Thursday, December 13, 2007


My mom's fridge now contains no less than four different types of cookie dough waiting to be baked. And I've got a drawerfull of spoons.

Wednesday, December 12, 2007

Wasting Time

For the first time in, oh, two years or so, I've got more time than I know what to do with for a few weeks. So I finally get to spend as much time as I want sitting at the computer, drinking the beverage of the hour (getting 'bout time to trade coffee for beer), and staring at optical illusions, for example. Hat tip Shane.

I like this illusion a lot. The same thing happens if you've ever stared out the window while sitting in a rear-facing seat on a high-speed train. When the train comes to a stop, the entire world appears to be approaching you. It's unsettling until you realize what's happening. Strangely, the effect isn't reversed by watching things approach. Our brains are apparently hardwired for moving forward.

This one is downright unsettling to me for some reason.

Monday, December 10, 2007

On My Way Home

Now is the time for the long journey back from the lands beyond the great grey-green greasy Limpopo River (all set about with fever-trees). I'm on my way back to the great grayish North for a well-deserved nearly-a-month of leave. My parents came down to Georgia for my Airborne graduation ceremony, and my dad's driving back up with me. This noon we'll stop in at the home of the Elephant's Child for a visit.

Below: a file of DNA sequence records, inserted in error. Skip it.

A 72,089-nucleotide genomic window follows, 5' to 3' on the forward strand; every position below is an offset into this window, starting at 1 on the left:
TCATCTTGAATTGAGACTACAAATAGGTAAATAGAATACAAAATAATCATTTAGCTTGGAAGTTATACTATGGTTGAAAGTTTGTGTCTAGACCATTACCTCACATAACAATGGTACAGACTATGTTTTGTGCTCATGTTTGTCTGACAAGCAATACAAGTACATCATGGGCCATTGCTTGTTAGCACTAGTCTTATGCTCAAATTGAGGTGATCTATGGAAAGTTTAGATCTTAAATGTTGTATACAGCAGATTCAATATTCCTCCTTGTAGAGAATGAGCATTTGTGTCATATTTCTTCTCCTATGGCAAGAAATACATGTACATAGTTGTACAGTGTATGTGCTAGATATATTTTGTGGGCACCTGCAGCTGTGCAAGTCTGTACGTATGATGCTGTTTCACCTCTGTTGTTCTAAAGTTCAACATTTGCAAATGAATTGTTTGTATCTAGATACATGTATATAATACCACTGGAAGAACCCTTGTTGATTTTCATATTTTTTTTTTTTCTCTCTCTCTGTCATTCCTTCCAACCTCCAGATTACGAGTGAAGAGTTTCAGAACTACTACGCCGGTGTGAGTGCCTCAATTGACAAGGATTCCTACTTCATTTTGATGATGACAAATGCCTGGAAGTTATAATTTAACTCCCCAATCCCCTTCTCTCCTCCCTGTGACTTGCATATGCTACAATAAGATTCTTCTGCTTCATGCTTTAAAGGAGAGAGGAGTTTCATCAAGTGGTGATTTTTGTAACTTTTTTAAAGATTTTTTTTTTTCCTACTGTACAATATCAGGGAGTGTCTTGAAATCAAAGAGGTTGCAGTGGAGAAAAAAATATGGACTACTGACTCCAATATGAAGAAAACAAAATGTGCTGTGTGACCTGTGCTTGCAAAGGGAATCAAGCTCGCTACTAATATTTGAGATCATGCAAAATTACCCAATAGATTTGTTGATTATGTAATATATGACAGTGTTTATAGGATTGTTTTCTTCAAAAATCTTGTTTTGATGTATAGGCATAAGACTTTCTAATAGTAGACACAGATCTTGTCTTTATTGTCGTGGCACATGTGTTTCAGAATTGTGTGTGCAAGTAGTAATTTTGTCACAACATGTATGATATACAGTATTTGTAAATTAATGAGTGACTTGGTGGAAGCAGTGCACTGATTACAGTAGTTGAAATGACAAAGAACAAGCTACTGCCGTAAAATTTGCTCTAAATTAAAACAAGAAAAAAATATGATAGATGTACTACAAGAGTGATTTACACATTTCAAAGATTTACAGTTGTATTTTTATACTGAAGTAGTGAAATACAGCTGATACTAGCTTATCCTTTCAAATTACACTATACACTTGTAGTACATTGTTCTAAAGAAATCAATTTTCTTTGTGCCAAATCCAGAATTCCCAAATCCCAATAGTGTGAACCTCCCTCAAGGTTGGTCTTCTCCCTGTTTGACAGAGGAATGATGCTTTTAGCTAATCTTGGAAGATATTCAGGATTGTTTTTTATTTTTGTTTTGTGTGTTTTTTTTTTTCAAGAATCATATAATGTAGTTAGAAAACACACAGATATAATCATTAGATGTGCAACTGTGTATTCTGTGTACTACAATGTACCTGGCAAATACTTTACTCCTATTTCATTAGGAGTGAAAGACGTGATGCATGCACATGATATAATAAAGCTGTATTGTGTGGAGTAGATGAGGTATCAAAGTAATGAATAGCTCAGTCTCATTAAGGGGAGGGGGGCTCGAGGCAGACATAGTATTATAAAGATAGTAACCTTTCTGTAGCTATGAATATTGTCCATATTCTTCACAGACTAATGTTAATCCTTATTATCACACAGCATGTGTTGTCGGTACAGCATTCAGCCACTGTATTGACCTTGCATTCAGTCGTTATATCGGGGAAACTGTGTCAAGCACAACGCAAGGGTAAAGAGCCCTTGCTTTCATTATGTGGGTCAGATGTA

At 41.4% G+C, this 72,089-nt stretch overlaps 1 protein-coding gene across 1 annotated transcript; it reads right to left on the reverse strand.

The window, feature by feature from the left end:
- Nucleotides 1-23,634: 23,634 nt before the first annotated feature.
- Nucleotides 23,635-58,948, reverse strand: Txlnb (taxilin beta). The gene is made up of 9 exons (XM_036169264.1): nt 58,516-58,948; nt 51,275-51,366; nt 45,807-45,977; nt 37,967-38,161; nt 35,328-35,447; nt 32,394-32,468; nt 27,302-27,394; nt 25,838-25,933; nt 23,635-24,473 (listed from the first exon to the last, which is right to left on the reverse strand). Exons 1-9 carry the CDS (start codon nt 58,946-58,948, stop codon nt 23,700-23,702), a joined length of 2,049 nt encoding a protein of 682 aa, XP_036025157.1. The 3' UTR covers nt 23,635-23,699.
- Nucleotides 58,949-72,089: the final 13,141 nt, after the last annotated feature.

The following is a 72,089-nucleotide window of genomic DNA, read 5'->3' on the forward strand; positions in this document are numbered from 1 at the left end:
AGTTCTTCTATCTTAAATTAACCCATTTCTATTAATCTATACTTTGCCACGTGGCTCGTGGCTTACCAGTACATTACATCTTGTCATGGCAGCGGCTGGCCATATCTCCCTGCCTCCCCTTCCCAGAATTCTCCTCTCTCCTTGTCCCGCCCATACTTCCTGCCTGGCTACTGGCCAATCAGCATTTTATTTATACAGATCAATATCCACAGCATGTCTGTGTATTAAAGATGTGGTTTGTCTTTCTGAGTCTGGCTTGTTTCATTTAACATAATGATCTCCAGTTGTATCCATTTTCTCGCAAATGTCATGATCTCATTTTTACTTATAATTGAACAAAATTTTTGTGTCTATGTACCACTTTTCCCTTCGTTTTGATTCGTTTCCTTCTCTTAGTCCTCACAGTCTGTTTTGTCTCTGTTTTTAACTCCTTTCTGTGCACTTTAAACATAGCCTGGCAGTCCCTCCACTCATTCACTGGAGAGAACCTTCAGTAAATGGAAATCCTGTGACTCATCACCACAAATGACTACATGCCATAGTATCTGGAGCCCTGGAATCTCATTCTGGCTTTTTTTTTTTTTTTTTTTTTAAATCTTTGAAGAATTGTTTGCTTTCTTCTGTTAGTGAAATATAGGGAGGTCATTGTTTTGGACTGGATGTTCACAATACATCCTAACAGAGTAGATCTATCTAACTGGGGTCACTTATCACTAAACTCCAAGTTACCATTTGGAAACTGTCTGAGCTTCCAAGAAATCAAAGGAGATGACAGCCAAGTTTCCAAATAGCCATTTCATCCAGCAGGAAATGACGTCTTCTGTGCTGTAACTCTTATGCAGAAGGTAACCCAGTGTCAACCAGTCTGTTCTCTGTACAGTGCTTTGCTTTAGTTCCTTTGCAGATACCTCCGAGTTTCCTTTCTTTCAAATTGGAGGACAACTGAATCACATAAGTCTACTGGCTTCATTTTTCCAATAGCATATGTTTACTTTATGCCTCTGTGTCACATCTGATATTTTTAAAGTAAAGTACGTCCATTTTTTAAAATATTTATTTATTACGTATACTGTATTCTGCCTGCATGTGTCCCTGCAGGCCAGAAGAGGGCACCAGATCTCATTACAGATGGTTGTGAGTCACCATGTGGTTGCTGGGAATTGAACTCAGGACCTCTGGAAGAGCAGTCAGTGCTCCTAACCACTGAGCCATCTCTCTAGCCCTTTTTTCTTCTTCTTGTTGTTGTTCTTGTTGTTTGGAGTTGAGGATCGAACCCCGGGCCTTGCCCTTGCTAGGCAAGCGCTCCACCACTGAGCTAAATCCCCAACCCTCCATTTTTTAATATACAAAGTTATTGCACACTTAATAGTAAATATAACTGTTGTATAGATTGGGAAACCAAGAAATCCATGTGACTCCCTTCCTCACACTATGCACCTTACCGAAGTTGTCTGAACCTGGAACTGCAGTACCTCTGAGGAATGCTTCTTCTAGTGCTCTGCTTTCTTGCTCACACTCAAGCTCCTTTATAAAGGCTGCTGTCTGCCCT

I've still got lots of thoughts about Airborne; hopefully within the next few days I'll pound out some reflections on the most distinctive sort of school I've ever been through.

Friday, December 7, 2007


In reference to the Elephant's Child's thoughts on church ceilings, ponder the incredible continuity of something like 3,500 years of gold stars on blue ceilings. Beautiful. This is from the temple complex of Karnak at Luxor in Egypt, the site of the ancient Egyptian capital of Thebes.

Monday, December 3, 2007


No jump today. Too windy :(

That doesn't mean we didn't still spend a 12-hour day getting into harnesses, sitting around, getting our harnesses checked several times, getting cleared to jump, loading the first ranks on the C130s, then getting out of it all when they decided it wasn't happening. Kind of frustrating. We're trying again tomorrow. It's supposed to be clear with low winds, so we ought to get both jumps in, which will only set us back a day, then. If we miss another jump, though, we'll have to jump on Friday, which means we'll have our graduation ceremony right on the drop zone. Honestly, as frustrating as being delayed is, that'd be kind of cool ;)

Saturday, December 1, 2007

Getting Real

Yesterday we got lined up in our final jump manifest formation. As in, the lines we'll be in when we load the planes and the order in which we'll jump out of them. So yeah, it's finally getting real that I'm going to be jumping out of a plane on Monday. I'm remarkably unperturbed by that thought, though the fact that I'm not worried now makes me concerned that I'll be more nervous than I now expect when I get on the plane. If that makes any sense at all. In any case, there are concerns, but mostly realistic, manageable ones. The course averages about five injuries (serious enough to prevent finishing subsequent jumps) per class of 360 or so, and that's in five jumps. So each jumper faces a 0.2% chance of significant injury per jump. Pretty minimal, and since most injuries are jumper induced, and I'm performing somewhat above average at the basic tasks, I'm confident I won't be one of those five.